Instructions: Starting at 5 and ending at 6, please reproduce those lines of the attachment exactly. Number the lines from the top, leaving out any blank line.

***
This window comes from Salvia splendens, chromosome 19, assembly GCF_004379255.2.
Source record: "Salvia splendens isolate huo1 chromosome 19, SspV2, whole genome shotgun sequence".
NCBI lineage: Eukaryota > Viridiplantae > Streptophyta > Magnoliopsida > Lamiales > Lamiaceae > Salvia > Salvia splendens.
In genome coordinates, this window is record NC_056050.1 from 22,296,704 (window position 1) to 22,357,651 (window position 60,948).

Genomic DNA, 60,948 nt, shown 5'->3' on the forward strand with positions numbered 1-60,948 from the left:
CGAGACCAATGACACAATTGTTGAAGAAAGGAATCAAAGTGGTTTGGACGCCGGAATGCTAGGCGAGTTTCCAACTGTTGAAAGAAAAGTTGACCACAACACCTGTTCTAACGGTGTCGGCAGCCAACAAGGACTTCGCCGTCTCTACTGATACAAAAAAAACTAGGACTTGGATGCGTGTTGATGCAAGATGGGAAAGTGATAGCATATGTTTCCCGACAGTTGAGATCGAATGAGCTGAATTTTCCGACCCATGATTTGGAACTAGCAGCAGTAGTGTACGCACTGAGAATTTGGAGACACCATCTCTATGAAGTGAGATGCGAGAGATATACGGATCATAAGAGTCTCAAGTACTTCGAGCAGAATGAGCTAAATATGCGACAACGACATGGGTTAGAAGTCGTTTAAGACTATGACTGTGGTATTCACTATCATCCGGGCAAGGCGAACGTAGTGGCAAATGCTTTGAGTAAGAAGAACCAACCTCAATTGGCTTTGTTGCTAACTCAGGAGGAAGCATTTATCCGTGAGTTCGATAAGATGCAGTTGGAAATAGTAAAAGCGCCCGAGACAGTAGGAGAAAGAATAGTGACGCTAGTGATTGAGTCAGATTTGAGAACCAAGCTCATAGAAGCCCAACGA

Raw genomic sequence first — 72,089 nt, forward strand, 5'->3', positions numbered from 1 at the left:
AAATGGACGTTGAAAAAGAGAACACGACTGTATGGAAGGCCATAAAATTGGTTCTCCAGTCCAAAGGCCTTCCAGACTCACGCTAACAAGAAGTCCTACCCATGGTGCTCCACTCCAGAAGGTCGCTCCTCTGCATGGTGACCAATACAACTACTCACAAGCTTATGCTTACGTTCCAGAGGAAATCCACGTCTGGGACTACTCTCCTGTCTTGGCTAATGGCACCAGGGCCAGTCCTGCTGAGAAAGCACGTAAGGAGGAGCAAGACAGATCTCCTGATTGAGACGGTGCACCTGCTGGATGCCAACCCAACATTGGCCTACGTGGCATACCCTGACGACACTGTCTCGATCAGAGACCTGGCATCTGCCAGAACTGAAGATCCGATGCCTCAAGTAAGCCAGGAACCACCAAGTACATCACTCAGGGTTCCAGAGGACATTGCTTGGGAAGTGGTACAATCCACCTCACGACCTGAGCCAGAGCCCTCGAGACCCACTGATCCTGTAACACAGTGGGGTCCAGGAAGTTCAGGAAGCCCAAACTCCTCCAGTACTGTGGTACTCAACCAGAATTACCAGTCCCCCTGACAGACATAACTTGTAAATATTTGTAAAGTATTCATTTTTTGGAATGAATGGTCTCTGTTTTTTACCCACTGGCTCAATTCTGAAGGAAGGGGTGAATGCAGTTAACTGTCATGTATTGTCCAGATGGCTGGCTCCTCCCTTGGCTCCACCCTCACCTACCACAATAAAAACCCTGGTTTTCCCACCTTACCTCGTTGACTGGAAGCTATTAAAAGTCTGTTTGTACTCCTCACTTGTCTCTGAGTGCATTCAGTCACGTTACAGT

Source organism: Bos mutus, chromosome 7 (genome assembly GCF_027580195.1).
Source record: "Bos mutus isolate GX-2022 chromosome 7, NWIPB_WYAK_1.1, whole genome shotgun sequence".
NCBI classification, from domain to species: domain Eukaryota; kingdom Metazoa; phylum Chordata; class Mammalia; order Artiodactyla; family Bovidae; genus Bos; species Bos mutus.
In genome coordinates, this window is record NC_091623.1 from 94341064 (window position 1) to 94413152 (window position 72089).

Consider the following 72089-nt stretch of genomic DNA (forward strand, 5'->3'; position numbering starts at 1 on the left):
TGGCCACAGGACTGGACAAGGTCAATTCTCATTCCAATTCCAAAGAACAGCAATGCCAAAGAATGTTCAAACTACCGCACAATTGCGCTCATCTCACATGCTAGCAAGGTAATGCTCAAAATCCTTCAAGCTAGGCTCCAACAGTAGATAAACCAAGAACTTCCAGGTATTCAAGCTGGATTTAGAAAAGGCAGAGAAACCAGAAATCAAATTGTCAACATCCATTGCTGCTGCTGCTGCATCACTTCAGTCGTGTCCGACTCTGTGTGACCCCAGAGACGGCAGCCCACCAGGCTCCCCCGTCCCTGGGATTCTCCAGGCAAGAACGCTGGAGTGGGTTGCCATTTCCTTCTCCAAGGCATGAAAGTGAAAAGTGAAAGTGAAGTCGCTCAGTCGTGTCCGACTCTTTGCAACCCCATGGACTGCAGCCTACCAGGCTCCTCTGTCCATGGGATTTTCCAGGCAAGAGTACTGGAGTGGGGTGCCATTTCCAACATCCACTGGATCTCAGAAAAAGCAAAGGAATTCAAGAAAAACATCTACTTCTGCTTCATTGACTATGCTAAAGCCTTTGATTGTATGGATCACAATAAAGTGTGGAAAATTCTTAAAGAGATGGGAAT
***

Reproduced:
Genomic DNA, 60,948 nt, shown 5'->3' on the forward strand with positions numbered 1-60,948 from the left:
CGAGACCAATGACACAATTGTTGAAGAAAGGAATCAAAGTGGTTTGGACGCCGGAATGCTAGGCGAGTTTCCAACTGTTGAAAGAAAAGTTGACCACAACACCTGTTCTAACGGTGTCGGCAGCCAACAAGGACTTCGCCGTCTCTACTGATACAAAAAAAACTAGGACTTGGATGCGTGTTGATGCAAGATGGGAAAGTGATAGCATATGTTTCCCGACAGTTGAGATCGAATGAGCTGAATTTTCCGACCCATGATTTGGAACTAGCAGCAGTAGTGTACGCACTGAGAATTTGGAGACACCATCTCTATGAAGTGAGATGCGAGAGATATACGGATCATAAGAGTCTCAAGTACTTCGAGCAGAATGAGCTAAATATGCGACAACGACATGGGTTAGAAGTCGTTTAAGACTATGACTGTGGTATTCACTATCATCCGGGCAAGGCGAACGTAGTGGCAAATGCTTTGAGTAAGAAGAACCAACCTCAATTGGCTTTGTTGCTAACTCAGGAGGAAGCATTTATCCGTGAGTTCGATAAGATGCAGTTGGAAATAGTAAAAGCGCCCGAGACAGTAGGAGAAAGAATAGTGACGCTAGTGATTGAGTCAGATTTGAGAACCAAGCTCATAGAAGCCCAACGA